When Mass Effect: Andromeda first released back in 2017, it was fucked. There are no two ways around it. It was a buggy, ugly mess of a game. Backwards shooting guns, awful faces, terrible animations, broken cutscenes, crashes, etc. You name it, this game probably had it. In this environment I pushed through to complete my first, and at the time only, playthrough. I hated pretty much every minute of it. I was a fan of Bioware, and Mass Effect specifically, and I had hoped that if I continued to play I might find something to love. Maybe there was something to it I just didn't see? Maybe if I finished it 100% I would find something, anything to hang on to. Unfortunately, those hopes were never realized. I put 77 hours into the game, I did basically everything you could do, and if memory holds maybe five percent of it was genuinely entertaining. Now, two years older and ten years more haggard, I'm giving Andromeda another chance. I don't fully understand why I'm doing this, but here we are. Let's see if a handful of patches and some time has made Mass Effect: Andromeda something worth playing.
Right off the bat, I'm disappointed by the character creator. One of the little touches I remember fondly about the first three Mass Effect games is how their character creators were always framed to be within the universe itself. In the first game it was Shepard setting up their Alliance profile, and each game in the trilogy featured it's own unique spin on it. In Andromeda, there's just a plain old creator. As hyperbolic as this may sound, to me this is the first example of Andromeda's distinct lack of "soul." To be fair, after you're done creating your version of "Ryder," the opening few minutes are fairly intriguing. You're leaving the Milky Way galaxy behind to venture into the unknown. The Andromeda galaxy is the destination, specifically the Heleus cluster. It's chock full of "Golden Worlds" that the many races of the Milky Way can colonize. The possibilities seem endless.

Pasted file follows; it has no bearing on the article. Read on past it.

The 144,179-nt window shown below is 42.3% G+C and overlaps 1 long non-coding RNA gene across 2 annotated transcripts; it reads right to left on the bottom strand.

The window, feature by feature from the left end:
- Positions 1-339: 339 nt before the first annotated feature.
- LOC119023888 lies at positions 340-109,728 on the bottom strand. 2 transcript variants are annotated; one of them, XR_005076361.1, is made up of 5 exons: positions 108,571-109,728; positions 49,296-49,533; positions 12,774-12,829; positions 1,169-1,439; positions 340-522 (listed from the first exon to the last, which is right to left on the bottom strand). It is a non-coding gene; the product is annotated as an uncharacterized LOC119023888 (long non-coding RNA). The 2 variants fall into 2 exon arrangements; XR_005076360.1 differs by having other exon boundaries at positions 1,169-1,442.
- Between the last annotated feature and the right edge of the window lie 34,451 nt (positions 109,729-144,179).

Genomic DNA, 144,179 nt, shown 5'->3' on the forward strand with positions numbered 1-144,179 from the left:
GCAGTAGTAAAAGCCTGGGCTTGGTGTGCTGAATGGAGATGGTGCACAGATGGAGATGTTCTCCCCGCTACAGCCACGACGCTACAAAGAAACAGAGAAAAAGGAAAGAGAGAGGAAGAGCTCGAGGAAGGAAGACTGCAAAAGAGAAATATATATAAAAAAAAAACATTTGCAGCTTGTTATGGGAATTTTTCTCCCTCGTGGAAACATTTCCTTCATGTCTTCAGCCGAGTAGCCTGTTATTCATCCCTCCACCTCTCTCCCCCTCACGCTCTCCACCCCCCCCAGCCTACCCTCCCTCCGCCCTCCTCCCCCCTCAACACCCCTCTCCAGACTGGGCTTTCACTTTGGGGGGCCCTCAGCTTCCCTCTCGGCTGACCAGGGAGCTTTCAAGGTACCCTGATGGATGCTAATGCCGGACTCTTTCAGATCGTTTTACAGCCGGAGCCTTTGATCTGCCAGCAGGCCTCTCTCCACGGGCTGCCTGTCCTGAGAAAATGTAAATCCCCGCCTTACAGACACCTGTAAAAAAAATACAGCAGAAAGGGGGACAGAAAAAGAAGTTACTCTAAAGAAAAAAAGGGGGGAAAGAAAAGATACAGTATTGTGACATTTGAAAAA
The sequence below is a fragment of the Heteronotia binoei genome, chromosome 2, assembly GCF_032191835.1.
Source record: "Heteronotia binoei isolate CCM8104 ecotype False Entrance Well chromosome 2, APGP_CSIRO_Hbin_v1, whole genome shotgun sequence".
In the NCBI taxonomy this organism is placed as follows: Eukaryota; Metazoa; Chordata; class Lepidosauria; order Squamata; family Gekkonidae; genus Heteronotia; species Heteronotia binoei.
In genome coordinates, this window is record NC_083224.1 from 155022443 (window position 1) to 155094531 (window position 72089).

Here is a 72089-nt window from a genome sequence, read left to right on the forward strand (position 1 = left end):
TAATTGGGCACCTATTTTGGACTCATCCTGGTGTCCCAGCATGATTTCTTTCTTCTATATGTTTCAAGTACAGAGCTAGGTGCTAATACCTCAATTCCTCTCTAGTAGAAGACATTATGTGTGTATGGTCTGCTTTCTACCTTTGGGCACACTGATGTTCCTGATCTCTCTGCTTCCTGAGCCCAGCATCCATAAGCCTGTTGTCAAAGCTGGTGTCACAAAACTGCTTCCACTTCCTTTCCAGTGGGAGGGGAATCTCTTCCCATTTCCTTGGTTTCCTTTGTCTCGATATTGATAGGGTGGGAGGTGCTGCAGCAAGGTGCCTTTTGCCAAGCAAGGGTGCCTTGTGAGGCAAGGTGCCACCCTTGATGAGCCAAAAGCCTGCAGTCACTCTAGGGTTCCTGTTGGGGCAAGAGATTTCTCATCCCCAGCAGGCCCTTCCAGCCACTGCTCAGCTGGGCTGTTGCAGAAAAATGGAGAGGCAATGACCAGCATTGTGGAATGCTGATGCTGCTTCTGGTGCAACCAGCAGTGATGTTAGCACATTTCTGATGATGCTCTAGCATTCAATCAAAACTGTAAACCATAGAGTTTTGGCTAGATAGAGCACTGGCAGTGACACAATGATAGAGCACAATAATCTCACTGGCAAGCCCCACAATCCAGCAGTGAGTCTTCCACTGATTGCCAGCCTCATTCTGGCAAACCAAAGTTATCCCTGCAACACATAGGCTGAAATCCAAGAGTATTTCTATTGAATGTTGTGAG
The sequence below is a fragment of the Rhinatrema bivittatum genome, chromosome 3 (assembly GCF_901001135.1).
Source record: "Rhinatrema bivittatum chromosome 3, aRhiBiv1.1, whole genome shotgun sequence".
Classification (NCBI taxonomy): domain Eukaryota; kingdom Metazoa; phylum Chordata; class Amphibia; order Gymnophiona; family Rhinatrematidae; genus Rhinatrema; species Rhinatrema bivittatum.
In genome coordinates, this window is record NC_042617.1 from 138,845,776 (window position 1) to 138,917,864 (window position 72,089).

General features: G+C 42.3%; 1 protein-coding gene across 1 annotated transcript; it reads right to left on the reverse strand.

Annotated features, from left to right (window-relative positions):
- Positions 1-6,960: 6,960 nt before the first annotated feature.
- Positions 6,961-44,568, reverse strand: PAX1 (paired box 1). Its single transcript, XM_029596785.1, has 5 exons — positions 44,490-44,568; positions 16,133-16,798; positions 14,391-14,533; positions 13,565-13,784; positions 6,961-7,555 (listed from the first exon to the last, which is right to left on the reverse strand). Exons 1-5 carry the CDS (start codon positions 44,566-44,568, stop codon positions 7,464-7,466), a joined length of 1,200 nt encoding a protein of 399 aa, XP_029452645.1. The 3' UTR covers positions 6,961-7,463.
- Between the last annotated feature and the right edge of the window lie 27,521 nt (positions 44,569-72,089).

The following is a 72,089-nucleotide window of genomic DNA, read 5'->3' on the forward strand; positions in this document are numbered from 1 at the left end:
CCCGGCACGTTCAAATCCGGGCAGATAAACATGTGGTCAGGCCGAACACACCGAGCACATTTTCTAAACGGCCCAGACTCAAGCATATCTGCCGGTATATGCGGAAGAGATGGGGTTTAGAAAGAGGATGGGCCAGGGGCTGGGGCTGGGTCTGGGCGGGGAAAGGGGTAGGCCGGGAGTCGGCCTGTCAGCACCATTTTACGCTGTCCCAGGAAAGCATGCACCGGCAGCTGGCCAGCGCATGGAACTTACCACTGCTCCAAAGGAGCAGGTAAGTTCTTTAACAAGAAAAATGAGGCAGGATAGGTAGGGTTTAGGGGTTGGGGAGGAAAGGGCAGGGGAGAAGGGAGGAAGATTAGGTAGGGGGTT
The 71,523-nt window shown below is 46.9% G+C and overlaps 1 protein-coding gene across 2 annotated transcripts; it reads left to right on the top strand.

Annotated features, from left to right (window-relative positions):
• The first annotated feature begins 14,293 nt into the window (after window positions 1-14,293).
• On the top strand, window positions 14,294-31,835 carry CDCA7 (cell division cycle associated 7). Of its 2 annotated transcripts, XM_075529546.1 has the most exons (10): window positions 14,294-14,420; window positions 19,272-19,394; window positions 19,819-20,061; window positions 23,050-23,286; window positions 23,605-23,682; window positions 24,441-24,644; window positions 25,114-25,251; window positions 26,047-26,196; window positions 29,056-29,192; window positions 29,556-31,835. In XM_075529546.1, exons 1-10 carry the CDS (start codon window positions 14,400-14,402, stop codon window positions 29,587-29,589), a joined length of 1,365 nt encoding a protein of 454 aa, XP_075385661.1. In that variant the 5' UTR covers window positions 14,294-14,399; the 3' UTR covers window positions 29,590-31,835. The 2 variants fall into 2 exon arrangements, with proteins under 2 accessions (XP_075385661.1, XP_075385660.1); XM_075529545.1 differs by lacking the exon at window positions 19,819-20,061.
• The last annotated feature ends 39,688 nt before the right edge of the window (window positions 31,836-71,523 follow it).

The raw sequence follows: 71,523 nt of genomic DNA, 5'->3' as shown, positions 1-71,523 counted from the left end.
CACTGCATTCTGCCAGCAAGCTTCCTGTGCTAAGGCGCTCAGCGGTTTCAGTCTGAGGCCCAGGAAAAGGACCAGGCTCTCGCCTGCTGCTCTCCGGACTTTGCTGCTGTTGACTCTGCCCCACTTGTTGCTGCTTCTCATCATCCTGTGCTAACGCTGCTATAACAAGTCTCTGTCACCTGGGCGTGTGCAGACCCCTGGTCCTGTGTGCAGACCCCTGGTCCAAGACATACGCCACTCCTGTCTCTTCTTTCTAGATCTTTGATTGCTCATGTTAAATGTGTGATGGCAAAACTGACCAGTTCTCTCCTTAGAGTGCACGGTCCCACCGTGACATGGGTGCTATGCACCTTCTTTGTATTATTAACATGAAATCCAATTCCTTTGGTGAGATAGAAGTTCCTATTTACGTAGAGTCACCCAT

Shockingly, everything didn't go as planned. The golden worlds are all a bust and it falls on you and your dad, "The Pathfinder," to fix everything. You get introduced to 2 of your full time squad mates, Liam and Cora, while you prep for a mission to investigate the nearest golden world. They both suck. Cora is basically the new Kaiden, she has nothing of note to share. She's supposed to be a badass biotic, second in command of the team. Instead she's just sort of there. Liam on the other hand, is just annoying. He's constantly talking and sort of making jokes but I'm not sure if he's supposed to be funny. Upon crash landing on the planet, I was finally given control of Ryder and started to play. The movement felt good. When I got my hands on a gun and started shooting it felt good. Using my powers felt good. The whole thing felt fucking good. Maybe the game was...good?
Andromeda is a third person shooter at it's heart, but it's completely different from the previous games in the trilogy. Where Mass Effect 2 and 3 leaned on cover based shooting and stop and pop styles, Andromeda is all about speed. There is cover that you have to use on occasion, but it's a blast to use Ryder's jump jets to boost around the battlefield. Your powers feel much more visceral this time around. Hitting someone with a biotic attack feels devastating. Flamethrowers and freeze attacks both burn and solidly freeze enemies. The shooting isn't quite as weighty, but it's fast and fluid. The whole thing feels almost arcadey at times. The only thing that really lets it down is the enemies you face.